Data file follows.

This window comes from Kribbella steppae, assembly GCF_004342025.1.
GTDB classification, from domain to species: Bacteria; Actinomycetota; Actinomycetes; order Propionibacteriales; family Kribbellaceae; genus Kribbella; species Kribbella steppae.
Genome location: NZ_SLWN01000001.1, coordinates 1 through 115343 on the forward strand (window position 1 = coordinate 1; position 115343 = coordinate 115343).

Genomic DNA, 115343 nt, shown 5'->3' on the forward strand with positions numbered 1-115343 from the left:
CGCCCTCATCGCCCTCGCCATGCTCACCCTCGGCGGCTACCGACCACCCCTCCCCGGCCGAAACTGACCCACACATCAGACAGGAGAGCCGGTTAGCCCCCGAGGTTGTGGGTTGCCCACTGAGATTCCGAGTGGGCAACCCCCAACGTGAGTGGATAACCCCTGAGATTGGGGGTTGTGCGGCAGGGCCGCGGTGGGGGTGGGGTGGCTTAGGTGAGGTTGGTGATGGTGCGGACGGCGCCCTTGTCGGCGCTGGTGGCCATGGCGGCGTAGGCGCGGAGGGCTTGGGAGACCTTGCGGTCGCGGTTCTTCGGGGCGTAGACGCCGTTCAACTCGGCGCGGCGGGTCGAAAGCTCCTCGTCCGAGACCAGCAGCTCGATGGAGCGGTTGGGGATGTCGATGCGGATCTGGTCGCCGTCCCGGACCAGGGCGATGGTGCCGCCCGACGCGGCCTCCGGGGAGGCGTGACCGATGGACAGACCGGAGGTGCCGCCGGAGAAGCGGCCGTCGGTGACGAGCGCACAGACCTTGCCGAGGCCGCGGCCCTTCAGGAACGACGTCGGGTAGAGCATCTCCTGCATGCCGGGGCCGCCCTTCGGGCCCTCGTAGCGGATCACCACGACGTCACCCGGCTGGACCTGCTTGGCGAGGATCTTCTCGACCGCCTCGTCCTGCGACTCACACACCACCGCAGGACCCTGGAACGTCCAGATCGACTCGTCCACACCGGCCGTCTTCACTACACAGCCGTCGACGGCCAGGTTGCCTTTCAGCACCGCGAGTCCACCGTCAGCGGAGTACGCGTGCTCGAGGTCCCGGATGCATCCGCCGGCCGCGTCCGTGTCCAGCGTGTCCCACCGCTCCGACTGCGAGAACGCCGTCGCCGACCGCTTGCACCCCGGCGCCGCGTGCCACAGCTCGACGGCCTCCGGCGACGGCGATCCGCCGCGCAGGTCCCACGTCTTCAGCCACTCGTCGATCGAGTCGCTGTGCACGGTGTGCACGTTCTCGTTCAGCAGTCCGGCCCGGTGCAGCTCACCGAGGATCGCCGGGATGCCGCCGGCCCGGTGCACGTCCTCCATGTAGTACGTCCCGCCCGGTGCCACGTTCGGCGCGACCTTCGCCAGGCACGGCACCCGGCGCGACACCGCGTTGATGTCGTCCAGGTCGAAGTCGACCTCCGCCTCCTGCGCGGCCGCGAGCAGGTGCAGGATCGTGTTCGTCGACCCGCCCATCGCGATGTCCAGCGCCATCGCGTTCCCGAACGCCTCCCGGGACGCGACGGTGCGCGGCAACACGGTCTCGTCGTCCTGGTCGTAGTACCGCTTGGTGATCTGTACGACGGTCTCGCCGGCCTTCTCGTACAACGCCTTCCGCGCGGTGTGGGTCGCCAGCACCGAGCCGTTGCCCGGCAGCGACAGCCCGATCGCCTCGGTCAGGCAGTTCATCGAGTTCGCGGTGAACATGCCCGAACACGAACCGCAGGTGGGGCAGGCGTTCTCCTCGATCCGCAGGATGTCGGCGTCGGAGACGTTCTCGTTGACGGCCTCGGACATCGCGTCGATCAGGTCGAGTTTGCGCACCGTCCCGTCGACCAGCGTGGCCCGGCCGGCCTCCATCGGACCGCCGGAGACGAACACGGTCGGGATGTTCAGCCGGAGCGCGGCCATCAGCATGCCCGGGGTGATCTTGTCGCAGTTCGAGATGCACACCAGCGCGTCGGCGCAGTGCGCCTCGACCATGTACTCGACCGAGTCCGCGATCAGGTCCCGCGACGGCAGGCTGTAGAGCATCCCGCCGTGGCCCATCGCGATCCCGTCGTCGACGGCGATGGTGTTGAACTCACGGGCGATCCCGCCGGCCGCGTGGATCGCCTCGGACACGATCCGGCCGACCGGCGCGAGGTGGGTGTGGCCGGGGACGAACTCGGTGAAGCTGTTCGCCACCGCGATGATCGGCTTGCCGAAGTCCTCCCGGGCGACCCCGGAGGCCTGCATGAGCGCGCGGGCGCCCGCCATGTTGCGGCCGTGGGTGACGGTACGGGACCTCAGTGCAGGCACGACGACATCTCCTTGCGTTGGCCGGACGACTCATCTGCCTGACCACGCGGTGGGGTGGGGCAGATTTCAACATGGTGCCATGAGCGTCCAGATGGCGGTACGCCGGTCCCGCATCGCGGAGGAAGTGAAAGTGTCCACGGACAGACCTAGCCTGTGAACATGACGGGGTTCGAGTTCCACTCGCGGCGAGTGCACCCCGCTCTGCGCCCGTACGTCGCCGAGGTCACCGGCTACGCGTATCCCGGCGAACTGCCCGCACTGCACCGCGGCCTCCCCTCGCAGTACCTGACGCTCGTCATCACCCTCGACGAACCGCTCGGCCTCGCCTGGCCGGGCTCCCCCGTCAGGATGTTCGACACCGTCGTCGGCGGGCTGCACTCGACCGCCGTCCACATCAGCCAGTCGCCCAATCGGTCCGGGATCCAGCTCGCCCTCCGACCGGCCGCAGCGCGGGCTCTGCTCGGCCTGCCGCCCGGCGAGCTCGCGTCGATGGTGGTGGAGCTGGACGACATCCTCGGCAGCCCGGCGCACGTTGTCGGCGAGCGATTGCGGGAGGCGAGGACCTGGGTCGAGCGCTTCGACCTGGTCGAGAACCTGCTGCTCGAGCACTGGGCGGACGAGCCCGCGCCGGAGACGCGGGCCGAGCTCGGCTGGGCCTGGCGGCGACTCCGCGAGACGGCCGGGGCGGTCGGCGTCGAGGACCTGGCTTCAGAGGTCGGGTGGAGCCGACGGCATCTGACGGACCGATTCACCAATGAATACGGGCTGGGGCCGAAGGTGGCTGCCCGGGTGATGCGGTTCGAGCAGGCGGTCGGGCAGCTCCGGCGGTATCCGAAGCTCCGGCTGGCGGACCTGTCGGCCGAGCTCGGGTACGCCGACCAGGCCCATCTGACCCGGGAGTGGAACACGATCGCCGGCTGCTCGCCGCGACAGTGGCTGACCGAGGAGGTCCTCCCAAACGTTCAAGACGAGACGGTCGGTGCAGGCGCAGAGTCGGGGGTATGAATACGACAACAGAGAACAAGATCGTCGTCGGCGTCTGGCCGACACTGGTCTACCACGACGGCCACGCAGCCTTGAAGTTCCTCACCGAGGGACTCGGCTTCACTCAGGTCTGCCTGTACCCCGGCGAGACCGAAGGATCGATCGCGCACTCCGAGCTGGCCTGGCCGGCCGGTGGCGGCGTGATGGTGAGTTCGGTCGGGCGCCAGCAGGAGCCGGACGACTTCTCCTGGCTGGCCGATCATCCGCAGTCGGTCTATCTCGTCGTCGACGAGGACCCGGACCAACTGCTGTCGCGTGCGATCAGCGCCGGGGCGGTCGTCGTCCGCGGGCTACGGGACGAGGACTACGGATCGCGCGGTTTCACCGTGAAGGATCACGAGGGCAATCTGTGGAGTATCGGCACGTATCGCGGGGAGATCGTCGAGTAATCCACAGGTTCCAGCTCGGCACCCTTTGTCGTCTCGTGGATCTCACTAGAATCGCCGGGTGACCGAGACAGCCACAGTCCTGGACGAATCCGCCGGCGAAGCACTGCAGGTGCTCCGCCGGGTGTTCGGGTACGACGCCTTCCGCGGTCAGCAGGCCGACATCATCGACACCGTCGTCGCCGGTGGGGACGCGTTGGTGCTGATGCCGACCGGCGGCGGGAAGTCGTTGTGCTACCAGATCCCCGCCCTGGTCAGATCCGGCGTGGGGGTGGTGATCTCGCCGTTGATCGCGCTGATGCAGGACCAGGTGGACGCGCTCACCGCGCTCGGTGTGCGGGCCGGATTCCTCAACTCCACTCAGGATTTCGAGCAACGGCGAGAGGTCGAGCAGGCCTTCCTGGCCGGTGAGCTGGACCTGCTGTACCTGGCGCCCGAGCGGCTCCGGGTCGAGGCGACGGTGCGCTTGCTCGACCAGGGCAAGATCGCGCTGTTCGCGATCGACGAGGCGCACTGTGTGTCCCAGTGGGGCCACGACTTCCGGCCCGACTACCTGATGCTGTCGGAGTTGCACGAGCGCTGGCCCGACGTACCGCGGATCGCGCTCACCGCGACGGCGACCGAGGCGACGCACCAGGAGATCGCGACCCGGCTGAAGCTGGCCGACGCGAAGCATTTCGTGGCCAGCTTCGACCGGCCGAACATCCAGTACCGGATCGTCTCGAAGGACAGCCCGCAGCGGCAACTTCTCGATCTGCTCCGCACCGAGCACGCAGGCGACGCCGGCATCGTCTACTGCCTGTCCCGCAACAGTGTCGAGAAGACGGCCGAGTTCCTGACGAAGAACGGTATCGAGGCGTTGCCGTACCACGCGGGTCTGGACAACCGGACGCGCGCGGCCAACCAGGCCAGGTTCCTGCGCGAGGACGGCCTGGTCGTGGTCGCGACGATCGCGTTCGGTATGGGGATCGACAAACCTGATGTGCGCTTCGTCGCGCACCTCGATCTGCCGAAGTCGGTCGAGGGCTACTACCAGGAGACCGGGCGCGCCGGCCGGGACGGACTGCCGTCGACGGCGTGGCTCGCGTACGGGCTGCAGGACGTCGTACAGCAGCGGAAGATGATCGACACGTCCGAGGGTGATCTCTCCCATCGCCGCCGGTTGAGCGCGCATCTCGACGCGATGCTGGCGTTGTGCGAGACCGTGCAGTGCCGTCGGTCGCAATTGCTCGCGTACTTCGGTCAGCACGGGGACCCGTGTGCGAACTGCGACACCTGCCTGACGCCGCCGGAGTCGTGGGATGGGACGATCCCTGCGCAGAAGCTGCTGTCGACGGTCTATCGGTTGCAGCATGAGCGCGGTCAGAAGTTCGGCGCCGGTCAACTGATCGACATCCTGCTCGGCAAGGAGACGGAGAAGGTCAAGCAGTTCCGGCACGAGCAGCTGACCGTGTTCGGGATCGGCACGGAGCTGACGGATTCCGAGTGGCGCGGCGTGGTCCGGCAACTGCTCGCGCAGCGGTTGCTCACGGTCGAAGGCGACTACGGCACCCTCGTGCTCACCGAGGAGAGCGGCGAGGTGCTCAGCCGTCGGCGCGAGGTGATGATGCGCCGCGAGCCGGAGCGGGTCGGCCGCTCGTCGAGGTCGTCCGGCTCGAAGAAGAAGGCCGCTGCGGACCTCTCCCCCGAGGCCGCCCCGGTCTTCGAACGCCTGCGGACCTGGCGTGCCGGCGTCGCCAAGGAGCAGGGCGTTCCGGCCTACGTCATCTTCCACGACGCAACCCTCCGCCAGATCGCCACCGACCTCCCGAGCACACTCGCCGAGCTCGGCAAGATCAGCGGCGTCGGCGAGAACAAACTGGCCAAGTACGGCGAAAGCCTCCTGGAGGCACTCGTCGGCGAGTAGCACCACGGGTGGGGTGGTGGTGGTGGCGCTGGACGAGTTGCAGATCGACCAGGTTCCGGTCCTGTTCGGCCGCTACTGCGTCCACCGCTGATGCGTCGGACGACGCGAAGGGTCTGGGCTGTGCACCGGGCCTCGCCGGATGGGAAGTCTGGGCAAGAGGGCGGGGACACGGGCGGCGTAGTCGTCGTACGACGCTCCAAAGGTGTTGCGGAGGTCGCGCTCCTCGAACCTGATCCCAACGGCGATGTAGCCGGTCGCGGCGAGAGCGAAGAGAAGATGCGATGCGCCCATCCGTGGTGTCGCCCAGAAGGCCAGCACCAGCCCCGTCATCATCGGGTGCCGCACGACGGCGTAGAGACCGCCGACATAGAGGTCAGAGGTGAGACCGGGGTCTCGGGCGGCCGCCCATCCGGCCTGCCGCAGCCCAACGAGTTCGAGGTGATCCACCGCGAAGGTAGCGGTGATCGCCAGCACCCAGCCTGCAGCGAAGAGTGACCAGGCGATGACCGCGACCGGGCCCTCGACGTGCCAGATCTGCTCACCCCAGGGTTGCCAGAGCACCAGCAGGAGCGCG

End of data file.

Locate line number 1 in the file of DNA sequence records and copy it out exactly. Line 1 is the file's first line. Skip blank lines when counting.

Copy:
This window comes from Kribbella steppae, assembly GCF_004342025.1.